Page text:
Google Revises Policy Asking Users for Permission to Listen to Their Assistant Recordings

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Google is revising its policy requesting permission from users to listen to their conversations with its automated Assistant, the BBC reported. That means users will be able to opt-in to letting human Google workers listen to their recordings in order to sharpen the company’s tech.

Google said its policy has always been opt-in, but it was not previously sufficiently clear that human beings would be listening to potentially sensitive or private information. The company assures users that their audio data is not automatically recorded.

The issue of Big Tech companies that produce AI-driven voice assistants, including Google, Apple, and Amazon, recording assistant-users’ conversations or questions has joined a broader conversation over the tech industry’s collection and monetization of user data since a Bloomberg story on the topic in April.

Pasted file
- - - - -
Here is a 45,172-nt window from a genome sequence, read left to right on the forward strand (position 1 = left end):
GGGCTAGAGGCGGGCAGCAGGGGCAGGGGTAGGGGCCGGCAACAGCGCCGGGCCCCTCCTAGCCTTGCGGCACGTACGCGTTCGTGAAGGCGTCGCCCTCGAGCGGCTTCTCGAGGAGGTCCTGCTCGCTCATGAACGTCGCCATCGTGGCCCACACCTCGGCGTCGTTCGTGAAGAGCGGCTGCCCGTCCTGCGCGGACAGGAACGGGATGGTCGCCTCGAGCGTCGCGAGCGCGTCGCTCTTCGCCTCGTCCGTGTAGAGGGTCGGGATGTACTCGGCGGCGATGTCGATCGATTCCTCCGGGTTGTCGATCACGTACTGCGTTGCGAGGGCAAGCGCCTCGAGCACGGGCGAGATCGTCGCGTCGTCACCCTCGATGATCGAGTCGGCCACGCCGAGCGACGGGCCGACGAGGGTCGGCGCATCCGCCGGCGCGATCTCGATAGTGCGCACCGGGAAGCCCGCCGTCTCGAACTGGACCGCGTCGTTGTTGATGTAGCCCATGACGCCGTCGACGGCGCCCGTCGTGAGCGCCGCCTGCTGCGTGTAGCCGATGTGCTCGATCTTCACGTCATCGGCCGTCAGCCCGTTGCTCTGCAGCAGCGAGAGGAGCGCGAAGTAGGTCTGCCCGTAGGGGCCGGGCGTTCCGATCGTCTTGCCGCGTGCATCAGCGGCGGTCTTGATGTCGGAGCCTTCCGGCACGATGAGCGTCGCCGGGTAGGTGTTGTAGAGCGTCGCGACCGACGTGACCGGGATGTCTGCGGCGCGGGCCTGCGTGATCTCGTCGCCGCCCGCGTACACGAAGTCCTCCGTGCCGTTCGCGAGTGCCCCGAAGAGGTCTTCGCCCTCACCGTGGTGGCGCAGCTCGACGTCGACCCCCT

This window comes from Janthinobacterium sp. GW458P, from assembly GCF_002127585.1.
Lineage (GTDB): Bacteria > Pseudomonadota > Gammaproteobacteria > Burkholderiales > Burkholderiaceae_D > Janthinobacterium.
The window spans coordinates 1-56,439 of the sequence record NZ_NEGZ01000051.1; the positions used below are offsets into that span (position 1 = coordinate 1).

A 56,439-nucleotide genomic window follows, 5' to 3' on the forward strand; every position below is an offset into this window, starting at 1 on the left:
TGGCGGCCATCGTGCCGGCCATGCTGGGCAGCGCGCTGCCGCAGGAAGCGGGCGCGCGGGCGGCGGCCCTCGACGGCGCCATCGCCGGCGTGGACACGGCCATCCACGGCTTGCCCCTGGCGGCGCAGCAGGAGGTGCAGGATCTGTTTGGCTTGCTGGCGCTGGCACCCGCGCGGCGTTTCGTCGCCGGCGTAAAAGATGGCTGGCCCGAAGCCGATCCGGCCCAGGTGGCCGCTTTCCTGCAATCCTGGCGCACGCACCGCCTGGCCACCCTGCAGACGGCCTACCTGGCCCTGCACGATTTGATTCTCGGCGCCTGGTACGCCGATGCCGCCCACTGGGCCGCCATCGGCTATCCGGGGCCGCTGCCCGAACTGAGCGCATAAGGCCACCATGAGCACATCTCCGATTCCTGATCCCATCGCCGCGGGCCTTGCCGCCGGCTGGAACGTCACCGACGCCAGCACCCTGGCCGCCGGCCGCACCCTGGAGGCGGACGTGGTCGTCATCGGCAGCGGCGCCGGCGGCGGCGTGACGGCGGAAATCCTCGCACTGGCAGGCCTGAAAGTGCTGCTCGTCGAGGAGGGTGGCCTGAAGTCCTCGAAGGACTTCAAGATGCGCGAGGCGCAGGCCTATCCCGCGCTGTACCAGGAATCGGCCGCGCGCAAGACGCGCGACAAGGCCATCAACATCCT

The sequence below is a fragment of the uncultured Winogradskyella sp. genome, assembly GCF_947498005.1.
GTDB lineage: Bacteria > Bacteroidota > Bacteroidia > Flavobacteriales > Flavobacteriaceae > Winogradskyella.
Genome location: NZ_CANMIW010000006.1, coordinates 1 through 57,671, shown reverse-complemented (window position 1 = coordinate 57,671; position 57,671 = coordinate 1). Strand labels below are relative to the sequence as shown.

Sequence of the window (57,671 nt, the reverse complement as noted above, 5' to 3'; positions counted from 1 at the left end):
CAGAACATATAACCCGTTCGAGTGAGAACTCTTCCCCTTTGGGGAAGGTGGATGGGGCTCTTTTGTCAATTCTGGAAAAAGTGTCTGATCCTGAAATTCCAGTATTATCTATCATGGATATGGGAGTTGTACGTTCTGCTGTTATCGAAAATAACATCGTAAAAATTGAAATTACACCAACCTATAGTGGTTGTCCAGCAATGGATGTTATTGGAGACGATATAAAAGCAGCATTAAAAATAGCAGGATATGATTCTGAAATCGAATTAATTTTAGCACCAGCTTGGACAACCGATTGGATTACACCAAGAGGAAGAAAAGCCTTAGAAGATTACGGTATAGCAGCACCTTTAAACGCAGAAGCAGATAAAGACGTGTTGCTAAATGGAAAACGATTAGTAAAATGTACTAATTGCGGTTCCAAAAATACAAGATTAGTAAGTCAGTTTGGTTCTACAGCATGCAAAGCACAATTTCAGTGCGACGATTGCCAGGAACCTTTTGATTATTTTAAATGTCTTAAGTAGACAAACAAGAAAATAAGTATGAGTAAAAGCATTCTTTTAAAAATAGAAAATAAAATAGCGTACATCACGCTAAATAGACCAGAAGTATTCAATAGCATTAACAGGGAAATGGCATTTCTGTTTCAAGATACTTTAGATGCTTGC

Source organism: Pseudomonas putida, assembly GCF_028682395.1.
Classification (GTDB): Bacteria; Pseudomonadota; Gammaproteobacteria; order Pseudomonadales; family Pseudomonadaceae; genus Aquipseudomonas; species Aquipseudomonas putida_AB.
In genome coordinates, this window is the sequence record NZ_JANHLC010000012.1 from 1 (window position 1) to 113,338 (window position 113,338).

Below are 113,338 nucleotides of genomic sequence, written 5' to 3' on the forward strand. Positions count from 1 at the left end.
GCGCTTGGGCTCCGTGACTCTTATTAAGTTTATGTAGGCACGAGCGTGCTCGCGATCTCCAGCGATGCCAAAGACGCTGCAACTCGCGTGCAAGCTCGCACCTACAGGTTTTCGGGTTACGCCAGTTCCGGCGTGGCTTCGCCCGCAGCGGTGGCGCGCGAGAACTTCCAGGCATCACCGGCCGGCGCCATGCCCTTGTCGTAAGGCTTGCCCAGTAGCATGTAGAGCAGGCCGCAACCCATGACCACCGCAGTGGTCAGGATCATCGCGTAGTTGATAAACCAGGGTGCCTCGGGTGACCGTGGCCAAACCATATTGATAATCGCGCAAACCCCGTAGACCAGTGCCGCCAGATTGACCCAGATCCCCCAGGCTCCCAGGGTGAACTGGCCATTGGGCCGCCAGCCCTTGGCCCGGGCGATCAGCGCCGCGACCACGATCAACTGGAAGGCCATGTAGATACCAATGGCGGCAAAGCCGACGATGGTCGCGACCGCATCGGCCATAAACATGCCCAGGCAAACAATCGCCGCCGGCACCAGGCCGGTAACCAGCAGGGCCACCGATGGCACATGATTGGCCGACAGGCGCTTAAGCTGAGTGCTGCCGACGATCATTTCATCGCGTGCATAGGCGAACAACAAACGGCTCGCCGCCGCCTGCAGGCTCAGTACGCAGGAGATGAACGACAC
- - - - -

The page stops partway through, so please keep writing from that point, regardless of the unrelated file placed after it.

The fact that this was an open practice that at least some consumers simply did not understand they were either opting into or automatically participating in points to calls for greater transparency and regulation. Google says it “fell short” of its “high standards” on the issue, but legislation like Europe’s GDPR, CCPA, and legislation in some 10 other US states indicates those standards may be imposed on tech companies by government agencies going forward.

Some privacy advocates argue even opt-in policies are a slippery slope for this kind of privacy concern. Even if one iPhone user tells Apple it can record her conversations with Siri, Apple employees could still end up listening to background conversations without the consent of other users.

Joe Zappa is the Managing Editor of Street Fight. He has spearheaded the newsroom's editorial operations since 2018. Joe is an ad/martech veteran who has covered the space since 2015. You can contact him at [email protected]
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